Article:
The game begins with a limited cast of characters and monsters, and players will need to improve various skills to unlock more options. Unfortunately, this is the first of Evolve‘s sins, and inexplicably works against the best interests of the game. You see, you’re expected to attain maximum progression with all of a character’s abilities in order to unlock the next character. Skill progression is done across three tiers, and yet you earn no new points in a skill you’ve maxed out if there’s still others to complete in that tier. As in, you can’t work on progressing other skills until all of your skills are at the same level. It’s stupid. Especially so with the Hunters, because it encourages sloppy teamwork as players who should be working towards tactical harmony ignore the team’s needs in favour of grinding for skill progression.
It’s unfortunate, because once you’ve unlocked everything – some 10-15 hours in, based on various accounts – the game itself is elegant in its execution. The hunt is the core experience, and matches are intense and calculated experiences with the right Hunter team and a cunning Monster. Evolve is a far more tactical shooter than most will be familiar with, and eschews the twitch-like nature of other modern multiplayer FPSes in favour of a slower build-up. You’ll rely on the Trapper to locate the beast and lock them down in an arena, while the Support will amplify your team’s potential. The Medic is critical to keeping your entire team alive and the Assault is the only one capable of doing massive damage to the Monster.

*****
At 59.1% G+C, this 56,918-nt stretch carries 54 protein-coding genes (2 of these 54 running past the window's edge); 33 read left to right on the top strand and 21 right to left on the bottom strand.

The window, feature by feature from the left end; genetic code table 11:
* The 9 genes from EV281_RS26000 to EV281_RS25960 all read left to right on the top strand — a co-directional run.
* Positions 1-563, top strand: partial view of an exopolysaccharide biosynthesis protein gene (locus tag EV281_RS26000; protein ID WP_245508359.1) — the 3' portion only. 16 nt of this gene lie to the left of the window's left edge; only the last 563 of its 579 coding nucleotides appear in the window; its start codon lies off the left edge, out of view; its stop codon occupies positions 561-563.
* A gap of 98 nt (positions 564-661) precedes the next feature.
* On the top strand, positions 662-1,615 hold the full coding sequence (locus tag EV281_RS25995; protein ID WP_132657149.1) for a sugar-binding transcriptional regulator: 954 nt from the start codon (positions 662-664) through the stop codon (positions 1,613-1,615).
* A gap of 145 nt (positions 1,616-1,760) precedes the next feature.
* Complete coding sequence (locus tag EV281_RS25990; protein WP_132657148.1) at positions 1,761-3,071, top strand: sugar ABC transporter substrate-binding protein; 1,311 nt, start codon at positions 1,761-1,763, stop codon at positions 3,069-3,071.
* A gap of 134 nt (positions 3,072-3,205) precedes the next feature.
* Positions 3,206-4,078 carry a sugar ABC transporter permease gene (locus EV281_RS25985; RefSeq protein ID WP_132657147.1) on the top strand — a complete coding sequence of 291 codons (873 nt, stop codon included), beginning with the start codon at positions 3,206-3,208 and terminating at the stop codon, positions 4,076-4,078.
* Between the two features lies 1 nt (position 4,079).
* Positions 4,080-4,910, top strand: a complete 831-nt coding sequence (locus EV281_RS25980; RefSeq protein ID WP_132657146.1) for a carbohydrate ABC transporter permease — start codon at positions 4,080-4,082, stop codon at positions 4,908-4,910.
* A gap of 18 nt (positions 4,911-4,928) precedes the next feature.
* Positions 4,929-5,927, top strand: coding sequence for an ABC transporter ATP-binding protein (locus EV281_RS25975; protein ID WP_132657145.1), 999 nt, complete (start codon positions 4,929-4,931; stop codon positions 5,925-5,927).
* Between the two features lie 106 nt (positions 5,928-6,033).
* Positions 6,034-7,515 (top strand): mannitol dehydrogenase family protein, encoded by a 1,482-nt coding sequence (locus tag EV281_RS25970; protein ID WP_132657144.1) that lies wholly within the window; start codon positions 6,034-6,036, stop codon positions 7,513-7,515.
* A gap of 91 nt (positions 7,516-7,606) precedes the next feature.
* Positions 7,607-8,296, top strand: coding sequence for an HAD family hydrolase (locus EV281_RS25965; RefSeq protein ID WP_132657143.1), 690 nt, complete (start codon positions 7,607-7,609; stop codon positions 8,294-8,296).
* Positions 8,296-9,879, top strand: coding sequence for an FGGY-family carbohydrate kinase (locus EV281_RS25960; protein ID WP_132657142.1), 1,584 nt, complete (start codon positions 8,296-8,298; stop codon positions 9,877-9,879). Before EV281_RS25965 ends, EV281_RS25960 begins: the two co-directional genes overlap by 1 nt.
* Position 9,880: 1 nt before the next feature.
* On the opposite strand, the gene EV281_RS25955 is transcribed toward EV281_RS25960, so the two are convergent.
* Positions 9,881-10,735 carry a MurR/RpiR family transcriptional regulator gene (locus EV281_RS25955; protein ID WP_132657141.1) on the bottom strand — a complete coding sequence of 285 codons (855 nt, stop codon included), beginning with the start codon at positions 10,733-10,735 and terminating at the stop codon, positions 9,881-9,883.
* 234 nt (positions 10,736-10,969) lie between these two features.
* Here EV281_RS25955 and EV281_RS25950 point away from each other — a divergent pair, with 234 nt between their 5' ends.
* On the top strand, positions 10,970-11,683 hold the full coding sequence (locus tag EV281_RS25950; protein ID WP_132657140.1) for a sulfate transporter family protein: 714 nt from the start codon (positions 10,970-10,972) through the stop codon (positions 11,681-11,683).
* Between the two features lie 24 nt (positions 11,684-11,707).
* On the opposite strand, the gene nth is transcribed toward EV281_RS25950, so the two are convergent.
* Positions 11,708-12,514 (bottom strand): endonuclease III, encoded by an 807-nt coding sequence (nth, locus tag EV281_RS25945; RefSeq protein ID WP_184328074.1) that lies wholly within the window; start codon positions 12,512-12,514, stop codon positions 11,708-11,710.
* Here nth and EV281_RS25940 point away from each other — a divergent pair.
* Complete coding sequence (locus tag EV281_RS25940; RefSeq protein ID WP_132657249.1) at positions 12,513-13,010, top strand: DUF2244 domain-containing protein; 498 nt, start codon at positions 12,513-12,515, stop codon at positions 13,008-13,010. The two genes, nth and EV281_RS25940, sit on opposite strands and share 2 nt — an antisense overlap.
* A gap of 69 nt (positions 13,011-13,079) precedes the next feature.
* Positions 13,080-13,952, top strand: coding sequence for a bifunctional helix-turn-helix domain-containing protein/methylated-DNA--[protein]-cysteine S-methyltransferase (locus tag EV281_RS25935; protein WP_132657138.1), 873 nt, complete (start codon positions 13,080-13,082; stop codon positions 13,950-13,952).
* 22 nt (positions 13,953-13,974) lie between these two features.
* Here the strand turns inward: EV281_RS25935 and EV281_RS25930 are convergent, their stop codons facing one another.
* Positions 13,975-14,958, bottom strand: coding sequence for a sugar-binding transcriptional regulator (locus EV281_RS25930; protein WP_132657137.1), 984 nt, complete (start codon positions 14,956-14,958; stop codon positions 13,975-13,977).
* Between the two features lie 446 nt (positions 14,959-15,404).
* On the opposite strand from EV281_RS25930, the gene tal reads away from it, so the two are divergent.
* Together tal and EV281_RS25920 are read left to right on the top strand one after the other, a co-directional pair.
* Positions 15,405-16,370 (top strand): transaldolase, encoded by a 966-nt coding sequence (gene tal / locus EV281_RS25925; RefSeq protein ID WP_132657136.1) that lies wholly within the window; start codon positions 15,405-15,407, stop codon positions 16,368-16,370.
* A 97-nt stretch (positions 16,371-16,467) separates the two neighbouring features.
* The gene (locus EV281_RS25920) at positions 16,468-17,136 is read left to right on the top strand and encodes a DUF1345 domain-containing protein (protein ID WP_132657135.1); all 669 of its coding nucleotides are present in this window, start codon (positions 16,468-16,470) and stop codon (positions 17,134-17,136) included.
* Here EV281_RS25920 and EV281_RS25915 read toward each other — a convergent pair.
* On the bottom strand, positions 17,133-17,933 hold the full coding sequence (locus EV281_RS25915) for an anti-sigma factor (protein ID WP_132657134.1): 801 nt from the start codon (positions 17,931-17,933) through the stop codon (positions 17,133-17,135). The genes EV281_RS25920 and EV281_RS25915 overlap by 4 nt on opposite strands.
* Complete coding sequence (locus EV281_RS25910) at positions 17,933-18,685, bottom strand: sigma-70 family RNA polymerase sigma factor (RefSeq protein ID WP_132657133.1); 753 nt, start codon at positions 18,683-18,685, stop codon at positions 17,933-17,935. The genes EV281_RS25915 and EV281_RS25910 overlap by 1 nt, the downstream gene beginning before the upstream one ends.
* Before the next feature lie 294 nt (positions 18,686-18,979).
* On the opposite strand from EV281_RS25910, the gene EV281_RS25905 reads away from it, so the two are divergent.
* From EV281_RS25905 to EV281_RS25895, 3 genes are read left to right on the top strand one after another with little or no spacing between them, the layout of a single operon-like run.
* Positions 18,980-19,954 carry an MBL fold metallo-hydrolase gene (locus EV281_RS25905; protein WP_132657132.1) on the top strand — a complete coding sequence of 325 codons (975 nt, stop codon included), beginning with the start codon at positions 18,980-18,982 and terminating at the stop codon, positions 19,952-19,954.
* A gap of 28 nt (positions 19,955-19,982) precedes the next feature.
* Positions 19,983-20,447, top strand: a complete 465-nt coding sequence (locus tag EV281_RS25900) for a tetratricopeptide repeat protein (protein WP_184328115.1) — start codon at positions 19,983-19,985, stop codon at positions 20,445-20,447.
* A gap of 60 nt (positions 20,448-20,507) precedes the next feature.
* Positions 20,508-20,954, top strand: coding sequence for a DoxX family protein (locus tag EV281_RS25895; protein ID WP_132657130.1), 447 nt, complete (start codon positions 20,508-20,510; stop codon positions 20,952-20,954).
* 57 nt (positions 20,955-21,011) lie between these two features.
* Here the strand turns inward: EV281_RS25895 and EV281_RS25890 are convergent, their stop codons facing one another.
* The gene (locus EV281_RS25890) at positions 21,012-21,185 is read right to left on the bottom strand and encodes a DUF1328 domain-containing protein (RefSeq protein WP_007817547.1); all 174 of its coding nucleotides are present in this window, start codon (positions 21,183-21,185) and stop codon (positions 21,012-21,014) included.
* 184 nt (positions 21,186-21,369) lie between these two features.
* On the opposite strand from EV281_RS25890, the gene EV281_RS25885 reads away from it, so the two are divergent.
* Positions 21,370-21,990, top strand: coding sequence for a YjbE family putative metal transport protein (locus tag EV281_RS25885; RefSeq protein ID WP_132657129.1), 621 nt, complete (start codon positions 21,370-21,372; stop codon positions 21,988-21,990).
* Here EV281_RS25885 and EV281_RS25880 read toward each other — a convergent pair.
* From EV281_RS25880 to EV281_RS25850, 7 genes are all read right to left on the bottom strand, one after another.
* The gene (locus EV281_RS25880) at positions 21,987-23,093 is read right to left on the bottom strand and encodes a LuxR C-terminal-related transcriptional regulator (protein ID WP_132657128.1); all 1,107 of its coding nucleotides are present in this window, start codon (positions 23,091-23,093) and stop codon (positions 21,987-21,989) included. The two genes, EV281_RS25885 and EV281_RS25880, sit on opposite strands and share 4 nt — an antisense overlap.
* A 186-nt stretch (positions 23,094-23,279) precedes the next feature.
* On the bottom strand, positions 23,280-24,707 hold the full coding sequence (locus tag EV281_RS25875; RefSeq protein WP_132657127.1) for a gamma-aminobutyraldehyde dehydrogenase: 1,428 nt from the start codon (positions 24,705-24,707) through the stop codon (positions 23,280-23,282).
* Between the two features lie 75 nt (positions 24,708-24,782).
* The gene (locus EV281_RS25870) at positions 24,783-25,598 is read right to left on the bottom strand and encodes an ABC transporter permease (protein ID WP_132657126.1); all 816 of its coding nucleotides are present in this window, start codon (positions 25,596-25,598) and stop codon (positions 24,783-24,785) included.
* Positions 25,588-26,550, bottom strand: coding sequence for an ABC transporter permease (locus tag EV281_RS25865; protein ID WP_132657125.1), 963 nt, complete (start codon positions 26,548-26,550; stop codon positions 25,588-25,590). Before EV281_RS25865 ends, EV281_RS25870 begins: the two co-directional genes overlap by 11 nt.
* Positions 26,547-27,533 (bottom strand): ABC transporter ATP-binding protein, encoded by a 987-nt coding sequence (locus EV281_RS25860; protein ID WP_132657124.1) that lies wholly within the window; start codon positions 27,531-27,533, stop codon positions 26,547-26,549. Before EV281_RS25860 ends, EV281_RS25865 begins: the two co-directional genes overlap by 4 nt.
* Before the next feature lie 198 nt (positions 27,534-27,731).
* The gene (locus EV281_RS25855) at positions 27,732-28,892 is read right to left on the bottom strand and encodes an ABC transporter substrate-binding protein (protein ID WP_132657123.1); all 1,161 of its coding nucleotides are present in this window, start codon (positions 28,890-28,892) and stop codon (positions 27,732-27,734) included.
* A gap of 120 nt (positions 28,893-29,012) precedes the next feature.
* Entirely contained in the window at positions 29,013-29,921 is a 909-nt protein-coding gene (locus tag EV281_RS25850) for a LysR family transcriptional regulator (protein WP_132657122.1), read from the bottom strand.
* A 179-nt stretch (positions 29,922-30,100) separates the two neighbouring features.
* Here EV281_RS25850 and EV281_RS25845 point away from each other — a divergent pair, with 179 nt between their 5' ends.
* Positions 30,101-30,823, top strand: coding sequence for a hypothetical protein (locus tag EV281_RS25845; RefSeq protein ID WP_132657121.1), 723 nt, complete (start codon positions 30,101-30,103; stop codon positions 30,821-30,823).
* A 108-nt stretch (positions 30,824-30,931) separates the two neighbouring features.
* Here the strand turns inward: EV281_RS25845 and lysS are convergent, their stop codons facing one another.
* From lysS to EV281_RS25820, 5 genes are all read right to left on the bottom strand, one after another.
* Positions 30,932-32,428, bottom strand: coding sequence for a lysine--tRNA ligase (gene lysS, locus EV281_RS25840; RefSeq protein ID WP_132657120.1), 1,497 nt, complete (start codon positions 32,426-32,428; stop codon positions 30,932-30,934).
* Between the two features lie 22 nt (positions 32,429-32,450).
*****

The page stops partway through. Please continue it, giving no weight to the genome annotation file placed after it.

When your team is working in sync, it’s an exhilarating experience. Likewise, playing as a Monster comes with its own sense of power. Monsters are formidable in their abilities and you can’t help but feel awestruck when you smash a rock perfectly into a group of squishy humans, or cut someone to shreds with a well-timed Wraith Supernova.